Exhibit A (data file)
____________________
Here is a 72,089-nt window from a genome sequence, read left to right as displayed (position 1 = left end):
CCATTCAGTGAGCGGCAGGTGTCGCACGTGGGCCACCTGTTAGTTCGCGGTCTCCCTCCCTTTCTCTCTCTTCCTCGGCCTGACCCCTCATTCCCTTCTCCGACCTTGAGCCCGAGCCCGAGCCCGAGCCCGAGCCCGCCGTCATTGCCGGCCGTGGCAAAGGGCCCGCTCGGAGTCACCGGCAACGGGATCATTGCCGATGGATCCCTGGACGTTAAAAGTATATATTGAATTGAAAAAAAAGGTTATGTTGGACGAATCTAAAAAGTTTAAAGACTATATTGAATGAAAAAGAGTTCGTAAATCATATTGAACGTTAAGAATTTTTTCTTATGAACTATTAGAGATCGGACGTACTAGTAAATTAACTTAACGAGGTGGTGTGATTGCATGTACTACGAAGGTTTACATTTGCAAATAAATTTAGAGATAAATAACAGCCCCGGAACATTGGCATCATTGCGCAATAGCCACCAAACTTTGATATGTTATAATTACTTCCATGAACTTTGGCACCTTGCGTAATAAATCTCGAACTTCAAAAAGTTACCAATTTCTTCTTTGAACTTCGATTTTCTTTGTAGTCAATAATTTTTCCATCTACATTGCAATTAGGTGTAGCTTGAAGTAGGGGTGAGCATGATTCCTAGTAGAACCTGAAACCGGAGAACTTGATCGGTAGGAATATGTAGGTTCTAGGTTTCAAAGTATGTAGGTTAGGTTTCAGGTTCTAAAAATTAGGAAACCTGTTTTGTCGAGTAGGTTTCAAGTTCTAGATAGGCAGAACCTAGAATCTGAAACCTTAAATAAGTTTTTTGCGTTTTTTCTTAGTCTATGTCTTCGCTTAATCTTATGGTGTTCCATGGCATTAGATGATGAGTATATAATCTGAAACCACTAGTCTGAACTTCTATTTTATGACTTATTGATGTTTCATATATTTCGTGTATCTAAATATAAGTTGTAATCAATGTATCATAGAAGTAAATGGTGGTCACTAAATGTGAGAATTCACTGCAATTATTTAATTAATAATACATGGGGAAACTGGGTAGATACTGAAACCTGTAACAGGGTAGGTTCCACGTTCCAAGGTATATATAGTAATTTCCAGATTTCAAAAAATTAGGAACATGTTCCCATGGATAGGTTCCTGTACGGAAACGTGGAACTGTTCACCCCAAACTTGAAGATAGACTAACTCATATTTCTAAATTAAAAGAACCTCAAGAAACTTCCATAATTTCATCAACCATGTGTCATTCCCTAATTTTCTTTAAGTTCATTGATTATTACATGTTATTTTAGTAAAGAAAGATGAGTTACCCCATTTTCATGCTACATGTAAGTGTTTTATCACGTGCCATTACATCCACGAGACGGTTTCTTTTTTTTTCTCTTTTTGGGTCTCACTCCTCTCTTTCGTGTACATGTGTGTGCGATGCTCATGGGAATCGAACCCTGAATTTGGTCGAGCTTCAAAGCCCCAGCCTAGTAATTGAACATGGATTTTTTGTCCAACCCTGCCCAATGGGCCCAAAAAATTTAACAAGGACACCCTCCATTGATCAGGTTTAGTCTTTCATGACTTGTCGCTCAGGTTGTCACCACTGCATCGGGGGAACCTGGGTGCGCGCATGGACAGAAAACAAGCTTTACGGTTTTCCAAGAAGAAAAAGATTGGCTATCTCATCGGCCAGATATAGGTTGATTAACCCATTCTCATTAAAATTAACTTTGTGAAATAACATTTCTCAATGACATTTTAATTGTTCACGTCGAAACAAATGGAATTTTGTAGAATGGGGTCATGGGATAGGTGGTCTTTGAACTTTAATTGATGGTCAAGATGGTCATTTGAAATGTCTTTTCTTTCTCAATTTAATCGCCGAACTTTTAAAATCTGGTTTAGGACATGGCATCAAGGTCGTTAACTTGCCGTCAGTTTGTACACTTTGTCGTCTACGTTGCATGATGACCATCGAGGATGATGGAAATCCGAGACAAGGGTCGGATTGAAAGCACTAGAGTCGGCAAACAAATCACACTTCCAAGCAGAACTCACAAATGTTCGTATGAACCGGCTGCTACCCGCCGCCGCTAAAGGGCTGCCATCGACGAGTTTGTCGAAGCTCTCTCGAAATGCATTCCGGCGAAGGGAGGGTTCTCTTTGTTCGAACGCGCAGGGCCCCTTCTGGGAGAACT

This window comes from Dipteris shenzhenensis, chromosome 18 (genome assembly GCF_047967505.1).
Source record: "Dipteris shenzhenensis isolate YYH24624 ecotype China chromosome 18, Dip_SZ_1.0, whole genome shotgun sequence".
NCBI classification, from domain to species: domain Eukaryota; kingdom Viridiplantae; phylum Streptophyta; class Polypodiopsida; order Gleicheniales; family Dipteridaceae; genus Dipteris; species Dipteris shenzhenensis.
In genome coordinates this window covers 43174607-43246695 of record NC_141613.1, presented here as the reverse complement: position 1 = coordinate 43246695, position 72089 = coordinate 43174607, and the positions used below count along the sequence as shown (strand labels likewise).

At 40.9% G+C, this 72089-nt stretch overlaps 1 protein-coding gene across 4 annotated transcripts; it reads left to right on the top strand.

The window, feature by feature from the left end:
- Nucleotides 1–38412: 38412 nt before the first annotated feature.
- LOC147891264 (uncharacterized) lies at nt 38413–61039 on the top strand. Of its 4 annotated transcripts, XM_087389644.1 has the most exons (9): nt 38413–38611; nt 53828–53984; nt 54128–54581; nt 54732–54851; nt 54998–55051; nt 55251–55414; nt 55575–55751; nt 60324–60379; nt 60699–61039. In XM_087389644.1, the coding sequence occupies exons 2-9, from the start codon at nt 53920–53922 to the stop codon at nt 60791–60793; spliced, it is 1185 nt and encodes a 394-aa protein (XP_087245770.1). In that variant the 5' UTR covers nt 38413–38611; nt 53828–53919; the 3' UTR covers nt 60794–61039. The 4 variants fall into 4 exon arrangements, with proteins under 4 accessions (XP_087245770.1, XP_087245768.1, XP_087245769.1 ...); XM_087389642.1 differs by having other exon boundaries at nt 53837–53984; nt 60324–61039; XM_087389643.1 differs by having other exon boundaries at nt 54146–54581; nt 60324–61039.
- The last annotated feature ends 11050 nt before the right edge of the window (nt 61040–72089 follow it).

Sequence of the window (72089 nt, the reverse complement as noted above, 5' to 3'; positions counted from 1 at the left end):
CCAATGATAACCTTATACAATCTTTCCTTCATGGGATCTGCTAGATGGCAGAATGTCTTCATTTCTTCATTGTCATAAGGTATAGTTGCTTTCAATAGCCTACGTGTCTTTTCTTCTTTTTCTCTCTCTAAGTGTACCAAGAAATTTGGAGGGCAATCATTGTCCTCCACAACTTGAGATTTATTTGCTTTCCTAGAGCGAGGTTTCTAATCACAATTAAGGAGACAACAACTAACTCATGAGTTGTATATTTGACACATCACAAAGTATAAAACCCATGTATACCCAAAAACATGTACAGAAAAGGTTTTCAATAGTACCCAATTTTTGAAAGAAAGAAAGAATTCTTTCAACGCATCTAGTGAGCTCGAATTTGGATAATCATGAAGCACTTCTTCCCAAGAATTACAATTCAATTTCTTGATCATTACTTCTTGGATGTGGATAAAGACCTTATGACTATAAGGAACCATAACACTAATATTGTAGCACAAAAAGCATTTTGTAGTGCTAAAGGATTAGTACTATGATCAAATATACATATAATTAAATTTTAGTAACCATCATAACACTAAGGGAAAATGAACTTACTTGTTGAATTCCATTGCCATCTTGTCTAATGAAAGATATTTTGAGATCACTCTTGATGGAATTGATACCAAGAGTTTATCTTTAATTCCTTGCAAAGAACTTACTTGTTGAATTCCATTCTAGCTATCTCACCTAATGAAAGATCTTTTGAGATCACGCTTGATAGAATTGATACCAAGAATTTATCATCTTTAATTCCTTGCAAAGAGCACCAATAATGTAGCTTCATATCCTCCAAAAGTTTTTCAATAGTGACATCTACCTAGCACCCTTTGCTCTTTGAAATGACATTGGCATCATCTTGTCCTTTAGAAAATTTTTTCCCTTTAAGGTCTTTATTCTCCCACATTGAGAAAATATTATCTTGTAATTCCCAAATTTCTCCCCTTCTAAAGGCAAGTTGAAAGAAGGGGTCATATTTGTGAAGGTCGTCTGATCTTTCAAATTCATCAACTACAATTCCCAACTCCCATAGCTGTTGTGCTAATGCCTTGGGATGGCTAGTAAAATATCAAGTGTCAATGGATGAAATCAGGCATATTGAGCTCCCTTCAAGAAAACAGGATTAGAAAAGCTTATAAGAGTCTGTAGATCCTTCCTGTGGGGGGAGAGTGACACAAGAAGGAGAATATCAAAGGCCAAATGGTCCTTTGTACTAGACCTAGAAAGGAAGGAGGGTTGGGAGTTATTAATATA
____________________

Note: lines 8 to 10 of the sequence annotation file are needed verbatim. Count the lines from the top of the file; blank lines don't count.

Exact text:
The window, feature by feature from the left end:
- Nucleotides 1–38412: 38412 nt before the first annotated feature.
- LOC147891264 (uncharacterized) lies at nt 38413–61039 on the top strand. Of its 4 annotated transcripts, XM_087389644.1 has the most exons (9): nt 38413–38611; nt 53828–53984; nt 54128–54581; nt 54732–54851; nt 54998–55051; nt 55251–55414; nt 55575–55751; nt 60324–60379; nt 60699–61039. In XM_087389644.1, the coding sequence occupies exons 2-9, from the start codon at nt 53920–53922 to the stop codon at nt 60791–60793; spliced, it is 1185 nt and encodes a 394-aa protein (XP_087245770.1). In that variant the 5' UTR covers nt 38413–38611; nt 53828–53919; the 3' UTR covers nt 60794–61039. The 4 variants fall into 4 exon arrangements, with proteins under 4 accessions (XP_087245770.1, XP_087245768.1, XP_087245769.1 ...); XM_087389642.1 differs by having other exon boundaries at nt 53837–53984; nt 60324–61039; XM_087389643.1 differs by having other exon boundaries at nt 54146–54581; nt 60324–61039.